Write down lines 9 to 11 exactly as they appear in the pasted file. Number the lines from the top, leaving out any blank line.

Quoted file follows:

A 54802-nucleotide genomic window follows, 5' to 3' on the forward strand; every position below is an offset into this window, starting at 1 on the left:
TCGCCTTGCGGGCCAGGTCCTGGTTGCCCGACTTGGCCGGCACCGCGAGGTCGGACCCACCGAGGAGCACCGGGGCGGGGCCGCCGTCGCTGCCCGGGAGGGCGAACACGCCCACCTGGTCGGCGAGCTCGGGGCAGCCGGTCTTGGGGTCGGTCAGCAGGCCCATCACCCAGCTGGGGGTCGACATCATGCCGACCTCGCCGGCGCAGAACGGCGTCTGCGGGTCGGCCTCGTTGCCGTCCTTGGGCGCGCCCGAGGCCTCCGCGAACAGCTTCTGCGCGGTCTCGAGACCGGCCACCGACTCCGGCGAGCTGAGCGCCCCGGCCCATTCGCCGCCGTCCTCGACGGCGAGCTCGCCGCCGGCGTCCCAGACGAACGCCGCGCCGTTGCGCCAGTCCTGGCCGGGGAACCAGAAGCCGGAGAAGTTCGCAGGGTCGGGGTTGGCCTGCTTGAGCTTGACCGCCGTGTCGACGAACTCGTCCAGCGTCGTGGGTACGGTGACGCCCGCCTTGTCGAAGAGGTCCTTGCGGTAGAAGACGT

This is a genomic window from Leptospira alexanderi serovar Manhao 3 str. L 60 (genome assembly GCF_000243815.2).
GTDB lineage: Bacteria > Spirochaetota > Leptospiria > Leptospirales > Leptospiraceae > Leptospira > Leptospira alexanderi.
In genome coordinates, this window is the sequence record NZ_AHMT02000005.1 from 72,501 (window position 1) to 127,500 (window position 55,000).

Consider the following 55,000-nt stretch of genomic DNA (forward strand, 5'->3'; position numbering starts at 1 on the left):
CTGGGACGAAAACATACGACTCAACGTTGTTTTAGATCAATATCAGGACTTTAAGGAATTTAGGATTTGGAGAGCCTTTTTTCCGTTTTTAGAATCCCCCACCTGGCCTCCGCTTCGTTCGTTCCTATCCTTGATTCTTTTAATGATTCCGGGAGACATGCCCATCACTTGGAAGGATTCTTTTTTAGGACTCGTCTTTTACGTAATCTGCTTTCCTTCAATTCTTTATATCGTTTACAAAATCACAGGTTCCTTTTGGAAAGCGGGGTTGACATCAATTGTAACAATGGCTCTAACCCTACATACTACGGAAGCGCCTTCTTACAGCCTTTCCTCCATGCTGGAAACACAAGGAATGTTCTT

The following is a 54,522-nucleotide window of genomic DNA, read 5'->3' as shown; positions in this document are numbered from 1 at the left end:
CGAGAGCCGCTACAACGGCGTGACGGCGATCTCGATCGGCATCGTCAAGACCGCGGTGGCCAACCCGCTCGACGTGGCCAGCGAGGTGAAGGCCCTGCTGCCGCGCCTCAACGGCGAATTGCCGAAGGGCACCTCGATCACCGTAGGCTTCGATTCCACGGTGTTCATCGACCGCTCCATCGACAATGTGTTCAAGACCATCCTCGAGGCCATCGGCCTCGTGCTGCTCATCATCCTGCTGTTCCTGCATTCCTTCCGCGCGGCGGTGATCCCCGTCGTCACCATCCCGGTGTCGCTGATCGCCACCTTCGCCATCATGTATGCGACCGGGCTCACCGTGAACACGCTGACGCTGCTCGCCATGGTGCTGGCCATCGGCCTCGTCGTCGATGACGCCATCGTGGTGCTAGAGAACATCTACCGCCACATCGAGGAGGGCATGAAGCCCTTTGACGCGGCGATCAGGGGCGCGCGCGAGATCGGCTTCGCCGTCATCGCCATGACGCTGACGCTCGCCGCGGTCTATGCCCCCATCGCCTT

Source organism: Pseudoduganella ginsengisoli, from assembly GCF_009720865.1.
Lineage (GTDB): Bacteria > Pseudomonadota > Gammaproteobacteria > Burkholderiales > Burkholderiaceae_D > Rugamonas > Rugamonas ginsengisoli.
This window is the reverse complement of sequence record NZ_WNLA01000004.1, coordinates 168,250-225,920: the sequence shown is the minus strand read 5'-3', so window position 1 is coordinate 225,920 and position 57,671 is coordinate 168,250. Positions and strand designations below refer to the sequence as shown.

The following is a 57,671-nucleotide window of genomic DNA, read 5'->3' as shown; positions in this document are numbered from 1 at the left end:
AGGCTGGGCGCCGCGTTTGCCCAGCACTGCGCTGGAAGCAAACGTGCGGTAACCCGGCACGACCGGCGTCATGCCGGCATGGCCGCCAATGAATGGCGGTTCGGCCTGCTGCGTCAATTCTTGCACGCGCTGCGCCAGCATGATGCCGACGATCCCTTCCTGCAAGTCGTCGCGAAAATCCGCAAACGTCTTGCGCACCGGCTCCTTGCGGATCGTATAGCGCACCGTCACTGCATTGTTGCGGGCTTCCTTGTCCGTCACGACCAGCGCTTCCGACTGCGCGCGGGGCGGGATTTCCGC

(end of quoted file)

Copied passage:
CGAGAGCCGCTACAACGGCGTGACGGCGATCTCGATCGGCATCGTCAAGACCGCGGTGGCCAACCCGCTCGACGTGGCCAGCGAGGTGAAGGCCCTGCTGCCGCGCCTCAACGGCGAATTGCCGAAGGGCACCTCGATCACCGTAGGCTTCGATTCCACGGTGTTCATCGACCGCTCCATCGACAATGTGTTCAAGACCATCCTCGAGGCCATCGGCCTCGTGCTGCTCATCATCCTGCTGTTCCTGCATTCCTTCCGCGCGGCGGTGATCCCCGTCGTCACCATCCCGGTGTCGCTGATCGCCACCTTCGCCATCATGTATGCGACCGGGCTCACCGTGAACACGCTGACGCTGCTCGCCATGGTGCTGGCCATCGGCCTCGTCGTCGATGACGCCATCGTGGTGCTAGAGAACATCTACCGCCACATCGAGGAGGGCATGAAGCCCTTTGACGCGGCGATCAGGGGCGCGCGCGAGATCGGCTTCGCCGTCATCGCCATGACGCTGACGCTCGCCGCGGTCTATGCCCCCATCGCCTT

Source organism: Pseudoduganella ginsengisoli, from assembly GCF_009720865.1.
Lineage (GTDB): Bacteria > Pseudomonadota > Gammaproteobacteria > Burkholderiales > Burkholderiaceae_D > Rugamonas > Rugamonas ginsengisoli.